As loss-shareagreements near their expiration, more and more banks are terminating the contractsearly.
Loss-shareagreements, while an essential tool used to attract buyers of failed banks, havecontinued to fade away as acquirers agree to terms with the FDIC to terminate theagreements early. S&P Global Market Intelligence found that the FDIC has terminatedat least 215 loss-share agreements associated with 102 different failed banks thiscycle. More than a third of those terminations have come in the last six monthsas the loss-sharing portions of many of the agreements neared an end.
The twomost recent banks to terminate their loss-share agreements, BNC Bancorp and GreatSouthern Bancorp Inc., did so in recent weeks and payments from the FDIC. BNC alsodisclosed that it recorded a gainon the transaction.
Thosegains are not that common when terminating the agreements, which often results ina one-time expense for failed-bank buyers. That was the case when loss-share agreementstied to three failed-bank deals in late March, resulting in a $3.0 million paymentto the FDIC. Capital Bank said at the time that the termination would offer greaterfinancial transparency, reduce operating costs and come with a "favorable payback"period of approximately three years.
The rationalebehind early terminations generally follows that thinking. The terminations areoften dilutive to buyers' tangible book values but accretive to earnings becauseit eliminates future costs related to the amortization of acquirers' indemnificationasset, or the receivable that accounts for the value of loss-sharing. Terminationsalso improve earnings clarity by eliminating the volatility associated with loss-shareaccounting.
The FDIChas the right to recover losses for three years after a non-single-family loss-shareagreement expires. That right goes away with a termination, giving failed-bank buyersownership of future recoveries on previously covered assets as well. The loss-sharingportion of the non-single-family agreements spanned for five years, and that protectionhas ended for most agreements given that bank failures peaked in 2010.
In manycases, the assets covered under loss-sharing have performed better than originallyexpected, and terminating the agreements can allow failed-bank buyers to participatein upside associated with the credits. Accordingly, the sell-side community hasgenerally viewed the terminations favorably as was the case when its loss-share agreements in February2016.
"Withthe Florida economy in a relatively improved condition, CenterState's managementhas deemed it an opportune time to exit the agreement and assume sole responsibilityfor credit risk in its acquired portfolio," Raymond James analyst Michael Rosenoted in a report at the time.
The FDIC,for its part, has its own administrative burden that comes with managing loss-shareagreements. The agency has been actively reaching out to past acquirers to see ifthey would like to end loss-sharing early as it looks to reduce tail risk.
The FDICwill only terminate a loss-share agreement early if it proves less costly than itsanticipated net payment obligations for the remaining term of the agreement. TheFDIC has said that it would consider early termination on a loss-share agreementwhen the unpaid principal balance for each portfolio — both single-family and commercial— covered under the agreement is less than $100 million and the FDIC's total paymentis not greater than $10 million. If an acquirer is willing to pay the FDIC to terminatethe agreement early, however, the agency will consider the transaction regardlessof the size.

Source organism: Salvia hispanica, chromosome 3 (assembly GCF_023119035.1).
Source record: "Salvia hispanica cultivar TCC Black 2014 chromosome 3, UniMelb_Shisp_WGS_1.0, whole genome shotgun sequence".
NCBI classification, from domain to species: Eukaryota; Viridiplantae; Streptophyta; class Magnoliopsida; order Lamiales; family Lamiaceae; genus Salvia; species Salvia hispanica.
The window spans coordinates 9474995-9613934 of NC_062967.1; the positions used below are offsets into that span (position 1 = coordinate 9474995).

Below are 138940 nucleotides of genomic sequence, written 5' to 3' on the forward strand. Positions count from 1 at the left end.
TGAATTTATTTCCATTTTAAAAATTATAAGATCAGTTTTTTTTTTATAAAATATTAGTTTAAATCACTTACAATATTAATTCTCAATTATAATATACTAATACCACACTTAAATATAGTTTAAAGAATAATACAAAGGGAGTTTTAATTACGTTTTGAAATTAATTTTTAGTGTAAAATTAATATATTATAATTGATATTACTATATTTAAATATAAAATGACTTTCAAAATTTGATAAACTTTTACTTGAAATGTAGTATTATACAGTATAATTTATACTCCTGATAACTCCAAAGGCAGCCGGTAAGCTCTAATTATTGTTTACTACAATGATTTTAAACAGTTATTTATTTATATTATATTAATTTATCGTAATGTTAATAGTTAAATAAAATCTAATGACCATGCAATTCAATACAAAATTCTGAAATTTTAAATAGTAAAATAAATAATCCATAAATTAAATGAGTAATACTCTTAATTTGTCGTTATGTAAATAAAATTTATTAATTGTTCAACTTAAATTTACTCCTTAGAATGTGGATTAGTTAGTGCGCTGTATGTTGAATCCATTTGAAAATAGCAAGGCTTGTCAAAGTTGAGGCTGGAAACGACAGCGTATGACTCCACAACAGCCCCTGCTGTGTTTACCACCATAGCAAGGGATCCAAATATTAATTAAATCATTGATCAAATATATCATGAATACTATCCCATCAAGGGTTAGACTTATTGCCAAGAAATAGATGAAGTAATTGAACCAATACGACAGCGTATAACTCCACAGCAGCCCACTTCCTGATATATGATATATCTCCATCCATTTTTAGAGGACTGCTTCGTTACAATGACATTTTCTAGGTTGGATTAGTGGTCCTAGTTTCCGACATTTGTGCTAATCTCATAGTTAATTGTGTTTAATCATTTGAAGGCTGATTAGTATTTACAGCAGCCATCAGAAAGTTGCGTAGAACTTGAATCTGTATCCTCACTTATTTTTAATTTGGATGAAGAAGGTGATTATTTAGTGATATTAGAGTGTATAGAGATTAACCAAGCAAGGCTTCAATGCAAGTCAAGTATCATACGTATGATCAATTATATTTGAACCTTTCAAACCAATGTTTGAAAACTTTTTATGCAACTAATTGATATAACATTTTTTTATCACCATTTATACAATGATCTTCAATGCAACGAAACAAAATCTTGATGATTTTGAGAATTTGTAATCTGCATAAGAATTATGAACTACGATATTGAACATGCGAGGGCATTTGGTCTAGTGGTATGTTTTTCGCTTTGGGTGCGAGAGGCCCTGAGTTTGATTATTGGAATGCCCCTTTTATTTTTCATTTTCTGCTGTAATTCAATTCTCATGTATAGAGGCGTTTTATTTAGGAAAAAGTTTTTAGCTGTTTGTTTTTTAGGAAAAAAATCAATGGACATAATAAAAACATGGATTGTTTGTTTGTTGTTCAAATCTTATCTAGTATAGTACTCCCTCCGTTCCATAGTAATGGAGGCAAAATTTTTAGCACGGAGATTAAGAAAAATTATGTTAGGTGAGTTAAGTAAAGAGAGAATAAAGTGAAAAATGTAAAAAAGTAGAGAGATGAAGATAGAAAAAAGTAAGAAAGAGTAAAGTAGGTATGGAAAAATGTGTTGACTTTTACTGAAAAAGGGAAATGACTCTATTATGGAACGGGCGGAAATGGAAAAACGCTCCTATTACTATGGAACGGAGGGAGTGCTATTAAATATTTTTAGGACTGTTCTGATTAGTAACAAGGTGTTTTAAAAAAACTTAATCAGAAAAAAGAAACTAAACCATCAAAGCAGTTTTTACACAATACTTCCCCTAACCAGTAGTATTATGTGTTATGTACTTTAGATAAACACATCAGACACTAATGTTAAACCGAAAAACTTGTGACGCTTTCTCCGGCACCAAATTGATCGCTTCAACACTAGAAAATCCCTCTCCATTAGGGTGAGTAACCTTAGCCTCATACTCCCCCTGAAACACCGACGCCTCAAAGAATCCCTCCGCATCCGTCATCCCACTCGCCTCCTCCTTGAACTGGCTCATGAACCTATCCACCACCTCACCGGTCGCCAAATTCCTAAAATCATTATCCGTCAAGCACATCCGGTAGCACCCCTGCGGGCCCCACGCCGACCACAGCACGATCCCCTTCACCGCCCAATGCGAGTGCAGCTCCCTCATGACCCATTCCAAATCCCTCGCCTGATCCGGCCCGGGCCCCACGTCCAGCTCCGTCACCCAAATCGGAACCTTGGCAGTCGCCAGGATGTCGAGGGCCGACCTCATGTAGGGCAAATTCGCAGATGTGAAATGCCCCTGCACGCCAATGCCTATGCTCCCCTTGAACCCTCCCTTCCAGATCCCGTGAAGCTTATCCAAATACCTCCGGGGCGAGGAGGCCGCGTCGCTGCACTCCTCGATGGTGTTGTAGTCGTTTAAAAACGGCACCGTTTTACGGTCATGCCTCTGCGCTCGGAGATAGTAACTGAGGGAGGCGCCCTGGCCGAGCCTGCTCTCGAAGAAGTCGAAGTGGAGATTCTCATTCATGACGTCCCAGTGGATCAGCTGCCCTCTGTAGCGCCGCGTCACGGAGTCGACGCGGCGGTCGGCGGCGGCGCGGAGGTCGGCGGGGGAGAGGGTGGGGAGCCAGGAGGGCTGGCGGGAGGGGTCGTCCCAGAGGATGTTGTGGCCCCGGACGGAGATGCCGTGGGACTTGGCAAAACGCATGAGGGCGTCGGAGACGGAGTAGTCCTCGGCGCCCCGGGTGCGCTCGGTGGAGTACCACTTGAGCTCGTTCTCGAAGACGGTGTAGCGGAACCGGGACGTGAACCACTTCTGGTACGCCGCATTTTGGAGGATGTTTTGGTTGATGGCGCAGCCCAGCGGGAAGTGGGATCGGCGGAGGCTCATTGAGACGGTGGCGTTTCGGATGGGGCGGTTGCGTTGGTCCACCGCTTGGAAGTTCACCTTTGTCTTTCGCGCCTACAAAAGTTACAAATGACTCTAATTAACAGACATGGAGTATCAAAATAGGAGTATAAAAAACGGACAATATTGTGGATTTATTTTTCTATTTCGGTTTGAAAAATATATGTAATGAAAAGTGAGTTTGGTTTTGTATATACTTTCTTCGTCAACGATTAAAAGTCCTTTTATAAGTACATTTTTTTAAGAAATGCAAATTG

The FDICfirst entertained early terminations of loss-share agreements tied to small failed-bankdeals in the fall of 2010. The first termination came not longer after that, whenUnited Valley Bank terminatedthe single-family and non-single-family loss-share agreement associated with itspurchase of Marshall Bank NA.
Earlyterminations began toincrease in the fall of 2014 as many loss-share agreements neared their expirationdate. As the pool of covered assets continued shrinking, the FDIC began not longafter that actively reaching out to banks with an unpaid principal balance of coveredassets that fall below the $100 million level.
Banksinterested in pursuing an early termination provide the FDIC with an estimated valueremaining under the loss-share agreement and the agency then determines if thatvalue seems reasonable. If that reasonable test is met, the FDIC will send an independentcontractor to estimate potential losses and recoveries tied to the assets coveredunder the agreement. If the net value of losses and recoveries puts the FDIC's liabilitybelow $10 million, the agency will pursue an early termination.
Somebanks have recently expressed an interest in terminating their agreements early.Home BancShares Inc., forinstance, recently disclosed that it has begun to look at the possibility of its remaining loss-shareagreements with the FDIC.
More early terminations could come in the future as buyers see loss-sharing as lessvaluable simply because assets covered under the agreements have become much smaller.In other cases, failed-bank buyers might want to shed the burden of loss-share accountingand assume full responsibility for the assets now that the loss-sharing portionof their agreement has expired.
Thereare still plenty of opportunities for early terminations tied to loss-share agreementsfitting that bill. S&P Global Market Intelligence found 226 agreements outstandingtied to failed-bank transactions inked between Jan. 1, 2010, and year-end 2011.The loss-sharing portion of those agreements has either already expired or is nearingexpiration.
Click here to access a template that presents government-assisted deals.
Click here to access the FDIC's list of failed banks/loss-share agreements